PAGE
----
'n Ondersoek na die effek van okkulomotoriese oefeninge in kombinasie met 'n visuelepersepsieprogram op die visuele persepsie by sewejarige leerders met visueel-perseptuele probleme

Vlok, Elizabeth Daphne (2005-12)

Thesis (MOccTher (Interdisciplinary Health Sciences. Occupational Therapy))--University of Stellenbosch, 2005.

Thesis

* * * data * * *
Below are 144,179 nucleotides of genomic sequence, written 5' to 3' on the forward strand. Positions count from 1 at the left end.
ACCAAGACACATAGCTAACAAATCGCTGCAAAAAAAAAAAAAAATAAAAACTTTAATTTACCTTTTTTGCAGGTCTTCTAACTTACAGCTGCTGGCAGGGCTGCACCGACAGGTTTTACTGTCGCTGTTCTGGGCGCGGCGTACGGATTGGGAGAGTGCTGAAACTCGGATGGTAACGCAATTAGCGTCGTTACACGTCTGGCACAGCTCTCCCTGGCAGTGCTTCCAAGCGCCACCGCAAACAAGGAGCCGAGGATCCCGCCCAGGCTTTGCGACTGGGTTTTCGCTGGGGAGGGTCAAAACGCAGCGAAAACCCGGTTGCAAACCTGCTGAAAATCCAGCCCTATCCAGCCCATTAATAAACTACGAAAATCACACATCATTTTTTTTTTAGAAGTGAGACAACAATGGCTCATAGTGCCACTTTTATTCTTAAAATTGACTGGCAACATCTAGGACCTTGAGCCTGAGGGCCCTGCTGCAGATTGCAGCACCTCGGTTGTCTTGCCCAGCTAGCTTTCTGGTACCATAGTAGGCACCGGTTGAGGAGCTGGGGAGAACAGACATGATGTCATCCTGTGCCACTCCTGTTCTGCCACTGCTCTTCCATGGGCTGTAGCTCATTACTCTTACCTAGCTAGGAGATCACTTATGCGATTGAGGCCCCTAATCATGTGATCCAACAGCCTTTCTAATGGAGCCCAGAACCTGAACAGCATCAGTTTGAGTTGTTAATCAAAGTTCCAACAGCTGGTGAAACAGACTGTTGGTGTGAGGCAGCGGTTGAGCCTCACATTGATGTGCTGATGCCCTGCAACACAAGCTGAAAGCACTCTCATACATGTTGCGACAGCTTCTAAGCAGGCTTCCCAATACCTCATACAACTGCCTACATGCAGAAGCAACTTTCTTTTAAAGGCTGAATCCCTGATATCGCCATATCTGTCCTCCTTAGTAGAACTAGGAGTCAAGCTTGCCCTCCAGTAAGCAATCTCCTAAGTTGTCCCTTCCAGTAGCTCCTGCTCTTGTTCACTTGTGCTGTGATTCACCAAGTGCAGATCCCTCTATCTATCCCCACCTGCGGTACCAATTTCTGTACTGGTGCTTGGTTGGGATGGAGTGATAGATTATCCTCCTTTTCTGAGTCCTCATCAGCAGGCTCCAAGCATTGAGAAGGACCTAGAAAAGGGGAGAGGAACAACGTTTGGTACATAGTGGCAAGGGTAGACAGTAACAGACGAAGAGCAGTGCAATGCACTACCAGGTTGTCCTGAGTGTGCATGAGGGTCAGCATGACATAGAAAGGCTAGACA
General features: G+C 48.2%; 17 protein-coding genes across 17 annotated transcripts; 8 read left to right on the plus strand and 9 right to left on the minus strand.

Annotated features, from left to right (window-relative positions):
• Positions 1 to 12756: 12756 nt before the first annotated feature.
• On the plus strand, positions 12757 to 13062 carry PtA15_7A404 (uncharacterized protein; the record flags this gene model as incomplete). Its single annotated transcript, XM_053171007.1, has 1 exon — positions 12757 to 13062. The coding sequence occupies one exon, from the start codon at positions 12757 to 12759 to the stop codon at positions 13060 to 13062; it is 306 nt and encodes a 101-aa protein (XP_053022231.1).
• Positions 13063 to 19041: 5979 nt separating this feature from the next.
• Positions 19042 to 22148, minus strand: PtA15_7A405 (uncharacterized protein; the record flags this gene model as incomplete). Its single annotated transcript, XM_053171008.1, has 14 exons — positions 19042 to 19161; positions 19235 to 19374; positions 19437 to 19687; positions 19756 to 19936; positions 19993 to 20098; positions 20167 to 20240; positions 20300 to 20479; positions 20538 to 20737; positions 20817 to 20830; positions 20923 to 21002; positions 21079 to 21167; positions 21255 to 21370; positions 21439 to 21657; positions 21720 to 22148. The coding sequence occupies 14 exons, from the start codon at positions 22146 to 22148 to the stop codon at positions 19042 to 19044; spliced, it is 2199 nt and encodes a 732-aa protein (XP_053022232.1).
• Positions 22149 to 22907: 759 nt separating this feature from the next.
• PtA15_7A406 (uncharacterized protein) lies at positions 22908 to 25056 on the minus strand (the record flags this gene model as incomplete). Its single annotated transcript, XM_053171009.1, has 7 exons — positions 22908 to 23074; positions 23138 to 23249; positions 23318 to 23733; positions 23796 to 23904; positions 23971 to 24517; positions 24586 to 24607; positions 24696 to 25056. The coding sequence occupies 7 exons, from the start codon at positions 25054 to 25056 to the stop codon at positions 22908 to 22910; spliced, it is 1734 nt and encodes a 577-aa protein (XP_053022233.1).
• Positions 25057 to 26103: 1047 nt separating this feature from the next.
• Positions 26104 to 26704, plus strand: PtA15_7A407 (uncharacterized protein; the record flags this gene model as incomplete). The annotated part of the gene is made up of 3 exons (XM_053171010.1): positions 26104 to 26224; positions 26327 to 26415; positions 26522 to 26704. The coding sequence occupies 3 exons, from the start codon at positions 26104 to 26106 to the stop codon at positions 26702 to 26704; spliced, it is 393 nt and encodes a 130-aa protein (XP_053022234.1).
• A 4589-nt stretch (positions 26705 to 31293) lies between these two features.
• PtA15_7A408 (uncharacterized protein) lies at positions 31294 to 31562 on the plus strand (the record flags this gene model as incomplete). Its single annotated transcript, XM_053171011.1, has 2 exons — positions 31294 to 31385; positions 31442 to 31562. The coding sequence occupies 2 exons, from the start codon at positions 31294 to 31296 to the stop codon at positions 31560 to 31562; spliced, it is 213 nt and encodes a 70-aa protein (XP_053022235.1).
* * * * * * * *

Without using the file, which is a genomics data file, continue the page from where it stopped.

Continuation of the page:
According to the Occupational Therapy Practice Framework (2002), the objective of occupational therapy is to help people to participate in activities of daily life which are purposeful and meaningful to them and in which they are expected to participate. According to educators, learners are increasingly experiencing problems with performing academic tasks, and learning barriers, especially with regard to visual perception, are on the increase. Various external factors, such as educational policy pertaining to inclusive education and a younger age for school admission, as well as internal factors, such as learning readiness, may contribute to the occurence of learning barriers that can restrict the academic progress of learners. Learners are increasingly being referred to occupational therapists. Occupational therapists also provide guidance to learner supporters. Occupational therapists refer learners with visual perception problems with possible eye tracking problems for vision therapy, after which occupational therapy is resumed. Meanwhile, learners still have to function in the school environment, which means that incorrect capturing of information processing can take place. According to literature, the promotion of eye movements is regarded as part of occupational therapy services in the USA. In South Africa the proposed model by Fishman-Hellerstein and Fishman (1999: 148) of cooperation between optometrists and occupational therapists is followed. In this approach eye movements are regarded as underlying building blocks of visual perception and the effect of eye movements on the academic performance of learners is clearly described (Green, 2001). There is a shortcoming in the literature where eye movements are promoted as integral to a visual perception programme. Occupational therapy needs to investigate effective methods of intervention that are time and cost effective in order to address the growing problem, especially in South Africa. A clinical experimental field trial with a convenience sample was used to investigate the effect of occulomotor exercises in combination with a visual perception programme on the visual perception of seven-year-old learners with visual perception problems. The study population was seven-year-old learners with visual perception learning barriers from neighbouring schools with foundation phase education. Inclusion and exclusion criteria were applied. Sifting procedures included questionnaires to parents and educators, “Beery-Buktenica Developmental Test of Visual-Motor Integration” 4th edition of Beery (1997) for visio-motor integration, and a screening test by an optometrist. A visual perception programme was presented to the control groups and the experimental groups over ten sessions. An eye exercise of 15 minutes was included with the experimental groups. The Developmental Test of Visual Perception, 2nd edition, by Hammill, Pearson and Voress (1993) was used as measuring instrument in the pre-test and post-test to determine effectiveness, which was statistically indicated by using the repeated measures ANOVA. The results indicated no significant difference between the visual perception programme with eye exercises and the one without. Two tests of the sub-ability of visual perception showed a tendency towards improvement. The educators indicated that the learners benefited functionally from the programme and that it made a difference in academic performance. Behaviour and emotional events may have influenced the results of the study because of external factors. It is recommended that the study be repeated with a larger sample and a longer programme presented over six months to a year. Occupational therapists can include eye exercises integral to activity participation by adapting activities and through the optimal use of space for activities so that the learner would have to adapt to it visually.

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